4-H horse club patrols U.S. 95 roadside
Many of the founding members no doubt have traded their horse for a car and their community service for raising families. But the spirit of the Diaoblos 4-H Horse Club in Hayden Lake lives on, as is evident from a clean U.S. 95.
In response to a 4-H call to service, the horse club members formed an Adopt-A-Highway team in 1991, cleaning a two-mile section of Idaho’s primary north-south route four times a year. Members have come and gone during the past 17 years, but the cleanups continue, explains leader Marian Crumb.
She has been part of the Adopt-A-Highway outings since the formal beginning. But the highway efforts actually predate official formation of the statewide program by nearly a dozen years.
“At the time, we only did it once or twice a year,” Crumb said. “In 1979, one of the parents sewed a set of pack bags for her dog and we had much fun filling those bags. Several times we rode our horses while leading a horse with a packsaddle and put some trash in them. That was even more fun.”
Last year, club members cleaned the two-mile section three times, resulting in the removal of 2,730 pounds of trash.
Idaho Transportation Board members and District 1 officials saluted the group this week during the board's monthly business meeting. They presented a certificate of appreciation and a clock fashioned from a sample state license plate to group leaders.
Highway cleanups have evolved into well-orchestrated 4-H club events. Each horse club member is required to participate in at least two of the four annual outings. Members are divided into four groups, and a parent is assigned to each to ensure safety.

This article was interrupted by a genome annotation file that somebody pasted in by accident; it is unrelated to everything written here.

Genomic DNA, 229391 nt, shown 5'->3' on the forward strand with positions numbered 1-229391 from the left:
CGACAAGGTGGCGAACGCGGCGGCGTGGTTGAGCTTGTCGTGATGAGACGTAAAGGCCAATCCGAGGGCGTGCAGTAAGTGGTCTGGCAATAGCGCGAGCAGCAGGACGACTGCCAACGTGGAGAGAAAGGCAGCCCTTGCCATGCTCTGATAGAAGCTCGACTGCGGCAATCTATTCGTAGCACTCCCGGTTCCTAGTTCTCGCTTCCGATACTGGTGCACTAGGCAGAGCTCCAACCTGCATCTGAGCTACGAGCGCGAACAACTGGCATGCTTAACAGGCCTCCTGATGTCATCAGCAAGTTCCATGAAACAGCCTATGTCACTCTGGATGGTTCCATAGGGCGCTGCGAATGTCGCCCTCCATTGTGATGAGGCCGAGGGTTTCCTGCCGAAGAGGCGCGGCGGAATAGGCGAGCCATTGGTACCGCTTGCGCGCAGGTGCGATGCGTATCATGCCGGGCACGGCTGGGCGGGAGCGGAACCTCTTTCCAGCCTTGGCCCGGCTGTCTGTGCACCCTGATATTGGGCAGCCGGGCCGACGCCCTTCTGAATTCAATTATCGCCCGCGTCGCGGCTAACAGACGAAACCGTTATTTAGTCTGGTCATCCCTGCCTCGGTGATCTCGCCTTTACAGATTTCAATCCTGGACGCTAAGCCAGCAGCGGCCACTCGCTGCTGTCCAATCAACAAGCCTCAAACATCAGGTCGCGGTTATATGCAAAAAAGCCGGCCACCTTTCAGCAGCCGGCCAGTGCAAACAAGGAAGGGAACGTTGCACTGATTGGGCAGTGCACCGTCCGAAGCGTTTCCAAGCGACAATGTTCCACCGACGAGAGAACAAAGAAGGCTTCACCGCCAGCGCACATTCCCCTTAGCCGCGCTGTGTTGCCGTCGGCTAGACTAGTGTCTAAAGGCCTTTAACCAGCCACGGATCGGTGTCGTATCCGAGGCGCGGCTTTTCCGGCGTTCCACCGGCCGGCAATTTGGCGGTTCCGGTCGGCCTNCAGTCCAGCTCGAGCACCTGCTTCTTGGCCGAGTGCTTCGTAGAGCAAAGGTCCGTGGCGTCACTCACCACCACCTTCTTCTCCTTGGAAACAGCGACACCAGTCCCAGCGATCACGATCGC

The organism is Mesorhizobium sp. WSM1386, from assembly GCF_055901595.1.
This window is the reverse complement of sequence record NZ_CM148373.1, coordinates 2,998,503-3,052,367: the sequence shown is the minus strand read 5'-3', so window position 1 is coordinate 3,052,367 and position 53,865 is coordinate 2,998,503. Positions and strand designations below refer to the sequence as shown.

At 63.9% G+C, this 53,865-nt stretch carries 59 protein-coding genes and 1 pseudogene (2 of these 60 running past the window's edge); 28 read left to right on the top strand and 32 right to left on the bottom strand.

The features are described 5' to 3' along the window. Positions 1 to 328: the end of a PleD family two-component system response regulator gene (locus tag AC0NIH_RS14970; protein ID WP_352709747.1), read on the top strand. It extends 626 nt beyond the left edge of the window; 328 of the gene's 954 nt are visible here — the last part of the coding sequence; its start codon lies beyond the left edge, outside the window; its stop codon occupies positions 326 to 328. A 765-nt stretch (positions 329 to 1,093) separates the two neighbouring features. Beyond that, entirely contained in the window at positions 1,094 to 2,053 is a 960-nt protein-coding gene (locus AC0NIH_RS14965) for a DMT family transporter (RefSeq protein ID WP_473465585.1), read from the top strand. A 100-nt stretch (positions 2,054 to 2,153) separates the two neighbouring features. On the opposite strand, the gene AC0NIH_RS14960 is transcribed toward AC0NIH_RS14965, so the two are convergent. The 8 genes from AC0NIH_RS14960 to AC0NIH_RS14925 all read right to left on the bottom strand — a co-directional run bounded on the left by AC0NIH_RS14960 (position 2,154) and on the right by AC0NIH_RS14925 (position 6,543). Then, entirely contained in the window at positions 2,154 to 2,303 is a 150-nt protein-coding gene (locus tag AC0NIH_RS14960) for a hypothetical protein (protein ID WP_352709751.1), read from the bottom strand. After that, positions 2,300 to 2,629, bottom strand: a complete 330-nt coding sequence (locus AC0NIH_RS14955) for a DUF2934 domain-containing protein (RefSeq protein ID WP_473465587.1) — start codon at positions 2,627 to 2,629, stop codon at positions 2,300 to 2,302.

Participants begin each outing by watching a safety movie. Occasionally they will assemble afterward for a potluck dinner.
“It is very rewarding to do this, as many people honk, wave, say ‘Thank You’, etc. It makes the members and their parents aware of how nice it is not to throw trash out and make the highway look nice. Hopefully this rubs off on other friends.”
In 17 years, young equestrians have seen almost everything along the shoulders of U.S. 95, from fast-food containers, popcorn packages, cigarettes, hubcaps, beer and pop bottles to dirty diapers, clothes, shoes, gloves, shredded tires, rags and towels. And then there are the less mundane treasures … driver’s licenses, credit cards, boxes of canceled checks, bank statements, knives, wrenches other assorted tools.
“We got snowed out of the first two scheduled times this spring. When we did, they moved the sign so that we picked up on three miles, and with 53 people we picked up 63 bags,” Crumb explained.
ITD’s statewide Adopt-A-Highway program organizes the cleaning of Idaho roadsides by volunteer groups. Those groups “adopt” a specific stretch of highway – usually two miles long – and take responsibility for keeping it clean through regular litter patrols.
More than 1,000 groups spent approximately 47,000-person hours statewide removing litter in 2007, collecting an estimated 1.4 million pounds of litter from Idaho’s roadsides. About half of Idaho’s highways have been adopted, leaving ample opportunities for other groups and individuals to become involved.
The volume of material collected from the shoulders of Idaho makes a tremendous difference in the appearance of Idaho’s highways, said statewide AAH coordinator, Sherie Sweaney.
Volunteer efforts save the state more than a quarter-million dollars that can be applied to other projects, improving safety and driving conditions.
For more information about adopting a stretch of highway, contact Sweaney at (800) 443-2878.
These photos, submitted by Diablos leader Marian Crumb, cover several eras of Adopt-A-Highway cleanups.